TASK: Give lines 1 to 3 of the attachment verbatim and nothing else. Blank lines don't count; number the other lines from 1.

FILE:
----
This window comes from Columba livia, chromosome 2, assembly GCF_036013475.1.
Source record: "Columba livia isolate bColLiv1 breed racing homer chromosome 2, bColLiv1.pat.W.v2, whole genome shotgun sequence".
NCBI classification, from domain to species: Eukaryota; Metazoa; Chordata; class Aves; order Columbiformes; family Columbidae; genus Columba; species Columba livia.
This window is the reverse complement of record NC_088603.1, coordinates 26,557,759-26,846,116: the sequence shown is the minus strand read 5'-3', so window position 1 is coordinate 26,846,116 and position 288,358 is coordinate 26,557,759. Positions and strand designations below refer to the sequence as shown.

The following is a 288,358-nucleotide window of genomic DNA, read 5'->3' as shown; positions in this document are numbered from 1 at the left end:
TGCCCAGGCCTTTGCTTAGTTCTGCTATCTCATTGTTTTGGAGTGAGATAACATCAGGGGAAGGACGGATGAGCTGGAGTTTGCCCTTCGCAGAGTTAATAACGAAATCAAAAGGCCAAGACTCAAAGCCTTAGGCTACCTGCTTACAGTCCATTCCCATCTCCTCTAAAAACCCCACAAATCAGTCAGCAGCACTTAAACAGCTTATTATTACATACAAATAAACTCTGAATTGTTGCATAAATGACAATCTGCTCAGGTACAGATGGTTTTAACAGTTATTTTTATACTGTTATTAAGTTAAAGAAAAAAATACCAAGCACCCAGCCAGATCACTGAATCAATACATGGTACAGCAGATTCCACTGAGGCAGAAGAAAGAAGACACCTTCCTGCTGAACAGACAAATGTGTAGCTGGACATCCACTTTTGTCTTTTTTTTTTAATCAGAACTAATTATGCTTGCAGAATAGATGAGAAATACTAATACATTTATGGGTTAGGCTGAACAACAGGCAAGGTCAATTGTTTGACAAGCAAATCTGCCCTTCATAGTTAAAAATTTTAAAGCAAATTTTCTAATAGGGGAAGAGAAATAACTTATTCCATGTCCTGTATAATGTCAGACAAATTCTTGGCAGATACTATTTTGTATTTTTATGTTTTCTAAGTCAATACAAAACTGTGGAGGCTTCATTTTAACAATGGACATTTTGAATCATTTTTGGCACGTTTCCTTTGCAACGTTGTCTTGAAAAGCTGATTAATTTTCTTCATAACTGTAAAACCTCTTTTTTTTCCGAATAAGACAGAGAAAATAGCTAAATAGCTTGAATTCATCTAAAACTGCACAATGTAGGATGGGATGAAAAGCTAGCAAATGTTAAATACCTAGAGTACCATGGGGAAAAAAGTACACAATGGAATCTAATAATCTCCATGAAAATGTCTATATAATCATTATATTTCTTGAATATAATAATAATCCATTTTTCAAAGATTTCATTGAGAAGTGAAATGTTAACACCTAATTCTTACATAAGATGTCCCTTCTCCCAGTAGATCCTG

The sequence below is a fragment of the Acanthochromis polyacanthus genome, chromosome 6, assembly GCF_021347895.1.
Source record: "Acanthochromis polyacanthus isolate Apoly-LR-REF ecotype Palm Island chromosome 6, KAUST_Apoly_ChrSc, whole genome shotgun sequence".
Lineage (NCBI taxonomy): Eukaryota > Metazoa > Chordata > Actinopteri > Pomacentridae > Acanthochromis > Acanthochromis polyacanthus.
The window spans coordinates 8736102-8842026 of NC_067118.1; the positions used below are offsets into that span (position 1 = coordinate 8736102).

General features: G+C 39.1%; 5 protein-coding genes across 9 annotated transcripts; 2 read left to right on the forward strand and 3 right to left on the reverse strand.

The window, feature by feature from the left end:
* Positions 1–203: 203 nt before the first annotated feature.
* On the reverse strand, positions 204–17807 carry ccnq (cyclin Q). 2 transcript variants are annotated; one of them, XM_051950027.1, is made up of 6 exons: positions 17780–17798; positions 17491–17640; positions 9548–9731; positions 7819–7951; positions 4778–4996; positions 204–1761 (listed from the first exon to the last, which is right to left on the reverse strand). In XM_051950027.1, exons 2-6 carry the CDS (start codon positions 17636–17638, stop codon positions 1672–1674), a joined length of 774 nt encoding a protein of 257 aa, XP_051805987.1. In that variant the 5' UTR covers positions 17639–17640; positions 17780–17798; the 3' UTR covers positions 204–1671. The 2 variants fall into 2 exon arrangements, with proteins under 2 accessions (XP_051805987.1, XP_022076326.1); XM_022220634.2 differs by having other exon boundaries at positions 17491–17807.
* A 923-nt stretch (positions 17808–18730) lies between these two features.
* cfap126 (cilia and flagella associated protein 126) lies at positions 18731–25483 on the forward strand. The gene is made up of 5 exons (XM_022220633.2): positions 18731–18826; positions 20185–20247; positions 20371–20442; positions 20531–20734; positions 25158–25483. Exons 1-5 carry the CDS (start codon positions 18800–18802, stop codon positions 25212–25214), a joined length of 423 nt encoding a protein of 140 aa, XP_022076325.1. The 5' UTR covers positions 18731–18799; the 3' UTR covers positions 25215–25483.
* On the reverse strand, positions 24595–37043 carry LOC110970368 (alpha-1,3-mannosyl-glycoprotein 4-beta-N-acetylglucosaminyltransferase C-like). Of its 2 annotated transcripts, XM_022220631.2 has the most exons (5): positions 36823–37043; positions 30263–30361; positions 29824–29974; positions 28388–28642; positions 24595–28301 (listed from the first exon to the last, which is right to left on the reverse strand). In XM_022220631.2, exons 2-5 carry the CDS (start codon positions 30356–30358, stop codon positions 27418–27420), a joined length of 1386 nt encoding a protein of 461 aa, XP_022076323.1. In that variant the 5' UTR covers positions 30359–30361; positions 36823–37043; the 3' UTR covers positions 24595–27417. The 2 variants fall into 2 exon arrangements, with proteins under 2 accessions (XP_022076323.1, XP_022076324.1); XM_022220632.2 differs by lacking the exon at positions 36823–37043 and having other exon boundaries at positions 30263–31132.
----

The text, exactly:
This window comes from Columba livia, chromosome 2, assembly GCF_036013475.1.
Source record: "Columba livia isolate bColLiv1 breed racing homer chromosome 2, bColLiv1.pat.W.v2, whole genome shotgun sequence".
NCBI classification, from domain to species: Eukaryota; Metazoa; Chordata; class Aves; order Columbiformes; family Columbidae; genus Columba; species Columba livia.